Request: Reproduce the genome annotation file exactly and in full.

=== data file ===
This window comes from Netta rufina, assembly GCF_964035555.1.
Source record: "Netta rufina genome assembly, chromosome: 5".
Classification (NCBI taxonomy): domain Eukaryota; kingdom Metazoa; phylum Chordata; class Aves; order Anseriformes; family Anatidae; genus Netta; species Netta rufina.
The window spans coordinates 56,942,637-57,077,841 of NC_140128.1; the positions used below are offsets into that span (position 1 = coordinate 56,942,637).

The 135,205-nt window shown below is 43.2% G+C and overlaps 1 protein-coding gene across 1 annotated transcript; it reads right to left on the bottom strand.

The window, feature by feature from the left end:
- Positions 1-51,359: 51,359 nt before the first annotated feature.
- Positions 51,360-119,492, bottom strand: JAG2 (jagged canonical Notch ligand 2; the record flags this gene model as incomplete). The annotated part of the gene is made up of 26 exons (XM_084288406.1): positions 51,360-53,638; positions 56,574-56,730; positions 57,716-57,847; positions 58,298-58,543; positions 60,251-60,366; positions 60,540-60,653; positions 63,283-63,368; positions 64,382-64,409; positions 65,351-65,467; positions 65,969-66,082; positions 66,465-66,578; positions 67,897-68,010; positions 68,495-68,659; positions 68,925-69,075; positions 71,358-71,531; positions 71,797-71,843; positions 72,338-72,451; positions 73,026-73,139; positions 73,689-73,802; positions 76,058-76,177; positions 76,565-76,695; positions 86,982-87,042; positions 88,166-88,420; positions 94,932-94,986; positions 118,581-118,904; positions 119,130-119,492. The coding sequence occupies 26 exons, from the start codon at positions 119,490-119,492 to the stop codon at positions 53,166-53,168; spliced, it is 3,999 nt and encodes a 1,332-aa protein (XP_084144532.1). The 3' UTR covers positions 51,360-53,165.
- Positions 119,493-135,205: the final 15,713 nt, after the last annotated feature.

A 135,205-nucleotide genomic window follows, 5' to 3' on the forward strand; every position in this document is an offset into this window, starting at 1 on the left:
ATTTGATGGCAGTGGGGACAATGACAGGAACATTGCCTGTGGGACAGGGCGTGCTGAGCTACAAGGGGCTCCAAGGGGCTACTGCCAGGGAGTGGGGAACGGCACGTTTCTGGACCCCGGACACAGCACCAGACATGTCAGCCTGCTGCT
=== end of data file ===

This window comes from Netta rufina, assembly GCF_964035555.1.
Source record: "Netta rufina genome assembly, chromosome: 5".
Classification (NCBI taxonomy): domain Eukaryota; kingdom Metazoa; phylum Chordata; class Aves; order Anseriformes; family Anatidae; genus Netta; species Netta rufina.
The window spans coordinates 56,942,637-57,077,841 of NC_140128.1; the positions used below are offsets into that span (position 1 = coordinate 56,942,637).

The 135,205-nt window shown below is 43.2% G+C and overlaps 1 protein-coding gene across 1 annotated transcript; it reads right to left on the bottom strand.

The window, feature by feature from the left end:
- Positions 1-51,359: 51,359 nt before the first annotated feature.
- Positions 51,360-119,492, bottom strand: JAG2 (jagged canonical Notch ligand 2; the record flags this gene model as incomplete). The annotated part of the gene is made up of 26 exons (XM_084288406.1): positions 51,360-53,638; positions 56,574-56,730; positions 57,716-57,847; positions 58,298-58,543; positions 60,251-60,366; positions 60,540-60,653; positions 63,283-63,368; positions 64,382-64,409; positions 65,351-65,467; positions 65,969-66,082; positions 66,465-66,578; positions 67,897-68,010; positions 68,495-68,659; positions 68,925-69,075; positions 71,358-71,531; positions 71,797-71,843; positions 72,338-72,451; positions 73,026-73,139; positions 73,689-73,802; positions 76,058-76,177; positions 76,565-76,695; positions 86,982-87,042; positions 88,166-88,420; positions 94,932-94,986; positions 118,581-118,904; positions 119,130-119,492. The coding sequence occupies 26 exons, from the start codon at positions 119,490-119,492 to the stop codon at positions 53,166-53,168; spliced, it is 3,999 nt and encodes a 1,332-aa protein (XP_084144532.1). The 3' UTR covers positions 51,360-53,165.
- Positions 119,493-135,205: the final 15,713 nt, after the last annotated feature.

A 135,205-nucleotide genomic window follows, 5' to 3' on the forward strand; every position in this document is an offset into this window, starting at 1 on the left:
ATTTGATGGCAGTGGGGACAATGACAGGAACATTGCCTGTGGGACAGGGCGTGCTGAGCTACAAGGGGCTCCAAGGGGCTACTGCCAGGGAGTGGGGAACGGCACGTTTCTGGACCCCGGACACAGCACCAGACATGTCAGCCTGCTGCT